This year, the Denizen Theater is hosting its very first Fall Film Series, running from Sept. 8 through Dec. 16. The series features documentaries and fiction pieces from “The Automat” directed by Lisa Hurwitz to “Little Town” directed by Dani Menkin.
Just this past weekend, the Denizen showed the second movie in the series, “Potato Dreams of America,” a campy story of a Russian mother and her young son’s journey to America based on director Wes Hurley’s childhood.
Lead film programmer at the Denizen, Warren Etheredge, picked the films purposely with the contrast between documentaries and fiction in mind. “I don’t make a big distinction, frankly, between fiction and nonfiction. With that said, I think there’s something about fiction that can get us closer to the truth of something because it allows us a little more flexibility to get to the emotional experience of individuals,” he said.
“Potato Dreams of America” is set partly in Soviet Union Russia and partly in Seattle. Potato and his mother move to America where Potato struggles to come to terms with his sexuality while his mother navigates her new life with her “mail order” husband. Some familiar faces, like Jonathan Bennet and Lea DeLaria, play witty and funny characters. The movie features plot twists, musical numbers and even Jesus Christ himself. The sets resemble that of a play and the color palette of the movie made it all the more captivating and entertaining. In the end, Potato and his mother surprisingly get their Hollywood happy ending.
“Despite going from a documentary, which would seemingly get the closest to the truth, to virtual reality, which immerses you in a truth, I really think it’s ‘Potato Dreams of America’ that gets us closest to it, even though it includes fantastical segments within it,” Etheredge said.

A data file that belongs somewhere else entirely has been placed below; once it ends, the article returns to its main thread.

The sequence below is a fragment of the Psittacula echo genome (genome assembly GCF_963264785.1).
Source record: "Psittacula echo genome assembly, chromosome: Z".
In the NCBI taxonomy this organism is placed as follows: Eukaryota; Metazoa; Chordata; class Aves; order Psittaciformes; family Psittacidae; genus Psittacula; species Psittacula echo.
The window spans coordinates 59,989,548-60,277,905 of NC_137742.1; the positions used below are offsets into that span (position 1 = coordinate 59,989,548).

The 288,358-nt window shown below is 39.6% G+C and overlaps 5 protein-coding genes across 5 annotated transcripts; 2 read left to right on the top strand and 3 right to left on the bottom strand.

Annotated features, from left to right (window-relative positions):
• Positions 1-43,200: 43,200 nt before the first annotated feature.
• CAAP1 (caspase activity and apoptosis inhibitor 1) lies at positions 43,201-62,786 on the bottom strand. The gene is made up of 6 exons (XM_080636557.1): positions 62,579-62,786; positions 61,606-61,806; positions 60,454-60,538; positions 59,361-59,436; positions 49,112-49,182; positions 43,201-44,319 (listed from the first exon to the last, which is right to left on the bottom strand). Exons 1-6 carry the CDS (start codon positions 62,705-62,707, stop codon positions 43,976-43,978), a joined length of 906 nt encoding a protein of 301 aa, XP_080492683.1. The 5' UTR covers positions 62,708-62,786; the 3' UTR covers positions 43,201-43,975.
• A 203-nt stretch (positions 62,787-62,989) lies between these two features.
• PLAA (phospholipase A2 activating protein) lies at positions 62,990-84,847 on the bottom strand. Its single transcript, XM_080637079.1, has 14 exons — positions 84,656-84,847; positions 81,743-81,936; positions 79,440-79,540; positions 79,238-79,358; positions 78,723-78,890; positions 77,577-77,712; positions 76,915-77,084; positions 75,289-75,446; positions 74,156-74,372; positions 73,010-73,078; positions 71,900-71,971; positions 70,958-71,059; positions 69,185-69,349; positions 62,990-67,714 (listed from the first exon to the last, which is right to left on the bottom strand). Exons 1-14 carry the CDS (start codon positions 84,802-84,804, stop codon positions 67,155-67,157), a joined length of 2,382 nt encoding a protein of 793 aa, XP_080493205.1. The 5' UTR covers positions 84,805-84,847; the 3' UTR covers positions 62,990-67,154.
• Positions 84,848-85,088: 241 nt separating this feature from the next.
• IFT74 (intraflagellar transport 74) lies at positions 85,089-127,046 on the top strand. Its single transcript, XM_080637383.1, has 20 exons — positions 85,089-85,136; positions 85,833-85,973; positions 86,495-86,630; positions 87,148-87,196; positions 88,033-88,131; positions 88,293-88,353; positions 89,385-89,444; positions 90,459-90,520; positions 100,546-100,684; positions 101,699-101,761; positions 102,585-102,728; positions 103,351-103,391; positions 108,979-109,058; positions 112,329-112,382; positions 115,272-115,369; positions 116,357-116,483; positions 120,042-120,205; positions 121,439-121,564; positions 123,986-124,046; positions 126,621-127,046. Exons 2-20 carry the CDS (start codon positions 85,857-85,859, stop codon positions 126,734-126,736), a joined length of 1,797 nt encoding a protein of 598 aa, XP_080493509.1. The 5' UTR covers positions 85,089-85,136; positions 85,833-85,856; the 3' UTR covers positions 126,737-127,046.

You won’t be able to find any movies in the Fall Series at a Regal or AMC theater, and the Denizen does this purposefully. “We all know what the biggest movies are opening in theaters, and we have access to a ton of stuff online, but there really is something to the fact that there are tons of movies that you simply may not be aware of,” Etheredge said. “We’re really trying to do something at the Denizen which is to introduce movie-goers, movie lovers, to films that they would not otherwise know or find and discover that their value is greater than the latest blockbuster.”
Etheredge admires the community that these films have created. “The funny thing from a programmer standpoint, is that obviously I love the movies, but the thing I love most is programming something and then watching an audience watch what’s been programmed because I love seeing not just a person, but seeing a whole room full of people sharing an experience,” he said.
The next film playing at the Denizen is “Exposure,” a documentary directed by Holly Morris about a group of women attempting to reach the north pole.